A related problem is that, due to its size, the project requires major interventions by the City: expropriation (done solely for the benefit of a private developer), infrastructure investment (at least $60 million, plus the $300-million tramway) and plan amendment (of course, current plans and regulations do not allow for such a mega-development). The City is going to use its power and money to do something that contradicts its own policies and endangers existing urban areas. And, to make things even worse, it is doing so by short-circuiting public participation in the process.

All this has raised intense criticism. Rarely has a project met such unanimity of opinion. Rarely have experts issues such a strongly worded opinion as they did in this case. Even the Ordre des urbanistes du Québec, which normally does not intervene in specific cases, has seen fit to add its name to the list of a signatories to a letter addressed to the mayor Montréal. All this must mean something.

One of the things this means, is that the Tremblay administration is not playing by its own rules and is betraying its own promises. When Tremblay became mayor of Montreal, he and Robert Libman, who was then in charge of urban planning at the Executive Committee, said loud and clear that, from now on, Montréal would demand higher-quality architecture and urban design and would manage urban-planning processes in a more fair and transparent manner. The time of “anything-goes-as-long-as-it-brings-in-property-taxes” was over.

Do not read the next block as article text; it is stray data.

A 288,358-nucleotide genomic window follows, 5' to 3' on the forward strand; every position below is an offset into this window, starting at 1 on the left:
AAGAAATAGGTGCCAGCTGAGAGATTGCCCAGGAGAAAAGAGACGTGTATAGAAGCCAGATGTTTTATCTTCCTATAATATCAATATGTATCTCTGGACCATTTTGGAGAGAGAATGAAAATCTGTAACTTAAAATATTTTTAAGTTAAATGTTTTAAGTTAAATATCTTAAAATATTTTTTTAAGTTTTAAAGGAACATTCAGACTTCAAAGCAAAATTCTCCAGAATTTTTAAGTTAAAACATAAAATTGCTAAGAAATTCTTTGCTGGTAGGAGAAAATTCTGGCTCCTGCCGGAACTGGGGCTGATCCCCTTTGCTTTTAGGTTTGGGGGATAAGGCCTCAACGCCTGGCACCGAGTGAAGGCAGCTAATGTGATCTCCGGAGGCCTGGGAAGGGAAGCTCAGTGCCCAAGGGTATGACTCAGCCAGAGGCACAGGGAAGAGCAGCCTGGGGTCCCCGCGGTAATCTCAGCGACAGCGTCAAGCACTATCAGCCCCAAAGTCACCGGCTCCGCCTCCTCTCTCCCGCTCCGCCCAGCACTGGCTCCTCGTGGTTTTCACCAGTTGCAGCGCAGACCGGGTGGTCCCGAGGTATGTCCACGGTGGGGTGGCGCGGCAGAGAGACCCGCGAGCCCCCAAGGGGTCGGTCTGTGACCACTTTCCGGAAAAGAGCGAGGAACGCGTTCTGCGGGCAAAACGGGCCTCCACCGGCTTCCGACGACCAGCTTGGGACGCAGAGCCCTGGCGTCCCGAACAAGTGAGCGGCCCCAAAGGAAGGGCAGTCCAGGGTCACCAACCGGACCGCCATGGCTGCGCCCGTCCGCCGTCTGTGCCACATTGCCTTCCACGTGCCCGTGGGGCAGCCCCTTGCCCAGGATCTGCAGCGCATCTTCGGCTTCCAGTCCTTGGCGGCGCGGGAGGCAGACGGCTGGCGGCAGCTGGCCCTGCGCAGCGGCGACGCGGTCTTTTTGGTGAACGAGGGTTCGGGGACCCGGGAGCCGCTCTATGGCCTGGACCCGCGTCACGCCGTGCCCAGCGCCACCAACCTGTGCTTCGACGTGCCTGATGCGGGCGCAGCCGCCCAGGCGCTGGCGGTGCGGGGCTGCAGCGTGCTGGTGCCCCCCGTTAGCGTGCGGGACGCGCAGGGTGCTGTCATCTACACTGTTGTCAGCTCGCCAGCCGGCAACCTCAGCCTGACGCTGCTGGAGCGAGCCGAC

Tremblay had the opportunity to deliver on this promise, because he had a strong real-estate market and because he had political support. When developers are eager to build, it is far easier to demand certain things from them, such as the inclusion of affordable housing, the use of green building technology, or simply good, context-sensitive urban design. The Montreal Summit had given Tremblay a strong consensus in favour of more participatory processes. But Tremblay has squandered this opportunity and André Lavallée, who is now in charge of urban planning, is too isolated to make good on theses promises on his own.